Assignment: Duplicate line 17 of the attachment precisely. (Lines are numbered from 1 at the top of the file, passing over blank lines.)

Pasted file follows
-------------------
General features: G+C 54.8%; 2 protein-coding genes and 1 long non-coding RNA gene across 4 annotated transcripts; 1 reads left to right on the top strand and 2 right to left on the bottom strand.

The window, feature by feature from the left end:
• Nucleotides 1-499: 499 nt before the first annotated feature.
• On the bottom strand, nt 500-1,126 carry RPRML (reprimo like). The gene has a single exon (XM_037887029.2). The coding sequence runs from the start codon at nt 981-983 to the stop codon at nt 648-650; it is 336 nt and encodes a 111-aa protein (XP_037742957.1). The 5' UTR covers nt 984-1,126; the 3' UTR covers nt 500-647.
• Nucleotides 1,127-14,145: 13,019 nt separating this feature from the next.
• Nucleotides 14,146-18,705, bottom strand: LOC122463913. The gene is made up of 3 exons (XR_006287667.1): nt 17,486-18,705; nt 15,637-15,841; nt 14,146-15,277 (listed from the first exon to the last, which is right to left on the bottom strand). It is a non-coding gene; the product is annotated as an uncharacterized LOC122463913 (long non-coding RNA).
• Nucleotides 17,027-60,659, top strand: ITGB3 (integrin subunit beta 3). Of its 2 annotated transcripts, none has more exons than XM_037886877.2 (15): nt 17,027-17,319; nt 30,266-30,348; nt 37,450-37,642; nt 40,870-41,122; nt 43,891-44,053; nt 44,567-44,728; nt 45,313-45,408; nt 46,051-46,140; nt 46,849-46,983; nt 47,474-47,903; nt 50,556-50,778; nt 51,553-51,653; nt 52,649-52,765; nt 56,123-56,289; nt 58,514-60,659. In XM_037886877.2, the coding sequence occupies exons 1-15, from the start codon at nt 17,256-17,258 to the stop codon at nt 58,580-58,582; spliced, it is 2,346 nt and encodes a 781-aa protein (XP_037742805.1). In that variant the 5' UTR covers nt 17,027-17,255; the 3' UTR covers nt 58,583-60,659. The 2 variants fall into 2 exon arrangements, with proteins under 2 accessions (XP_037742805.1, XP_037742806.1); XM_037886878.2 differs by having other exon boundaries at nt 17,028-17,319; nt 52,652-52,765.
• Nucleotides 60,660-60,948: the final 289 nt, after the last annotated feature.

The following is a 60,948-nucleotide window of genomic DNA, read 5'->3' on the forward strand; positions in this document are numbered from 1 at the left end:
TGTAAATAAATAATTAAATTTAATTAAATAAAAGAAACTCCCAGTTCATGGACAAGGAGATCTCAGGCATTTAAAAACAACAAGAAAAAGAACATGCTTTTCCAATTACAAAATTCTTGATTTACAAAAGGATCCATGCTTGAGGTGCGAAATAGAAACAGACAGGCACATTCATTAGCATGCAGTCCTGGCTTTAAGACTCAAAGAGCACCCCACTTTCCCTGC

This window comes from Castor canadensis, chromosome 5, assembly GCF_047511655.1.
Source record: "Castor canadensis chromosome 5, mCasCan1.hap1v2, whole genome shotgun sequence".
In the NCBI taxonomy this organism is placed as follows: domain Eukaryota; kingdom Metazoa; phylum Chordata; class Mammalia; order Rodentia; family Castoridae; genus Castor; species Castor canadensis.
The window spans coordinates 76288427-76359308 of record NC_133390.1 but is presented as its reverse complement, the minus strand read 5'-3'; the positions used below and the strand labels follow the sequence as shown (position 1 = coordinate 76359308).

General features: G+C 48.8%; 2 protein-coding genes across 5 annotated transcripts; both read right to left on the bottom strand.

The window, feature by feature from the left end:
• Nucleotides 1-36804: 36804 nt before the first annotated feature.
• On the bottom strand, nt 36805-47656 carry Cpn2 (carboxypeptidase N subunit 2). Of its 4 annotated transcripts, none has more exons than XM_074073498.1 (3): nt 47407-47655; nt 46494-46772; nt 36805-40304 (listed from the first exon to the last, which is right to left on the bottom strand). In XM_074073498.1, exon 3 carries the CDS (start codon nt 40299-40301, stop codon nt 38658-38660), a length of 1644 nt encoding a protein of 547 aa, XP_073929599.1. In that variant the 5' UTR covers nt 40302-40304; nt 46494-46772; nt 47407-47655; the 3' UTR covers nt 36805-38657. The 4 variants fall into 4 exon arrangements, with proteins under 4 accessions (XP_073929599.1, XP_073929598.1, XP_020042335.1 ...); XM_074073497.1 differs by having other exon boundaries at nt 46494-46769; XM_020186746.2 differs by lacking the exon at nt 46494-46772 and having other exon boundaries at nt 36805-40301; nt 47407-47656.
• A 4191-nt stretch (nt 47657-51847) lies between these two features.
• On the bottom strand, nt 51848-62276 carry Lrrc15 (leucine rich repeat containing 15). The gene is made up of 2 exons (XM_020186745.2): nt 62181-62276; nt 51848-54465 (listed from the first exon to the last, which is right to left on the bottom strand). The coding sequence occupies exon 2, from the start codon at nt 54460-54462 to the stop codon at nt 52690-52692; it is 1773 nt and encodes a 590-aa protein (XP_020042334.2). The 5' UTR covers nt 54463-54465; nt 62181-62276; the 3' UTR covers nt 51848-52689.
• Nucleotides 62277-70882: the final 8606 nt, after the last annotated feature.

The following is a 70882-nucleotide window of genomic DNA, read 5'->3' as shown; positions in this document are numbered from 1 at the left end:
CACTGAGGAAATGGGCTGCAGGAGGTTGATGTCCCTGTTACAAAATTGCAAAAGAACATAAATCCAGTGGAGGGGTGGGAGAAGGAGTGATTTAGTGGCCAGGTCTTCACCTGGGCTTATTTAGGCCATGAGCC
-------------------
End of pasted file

• Nucleotides 1-36804: 36804 nt before the first annotated feature.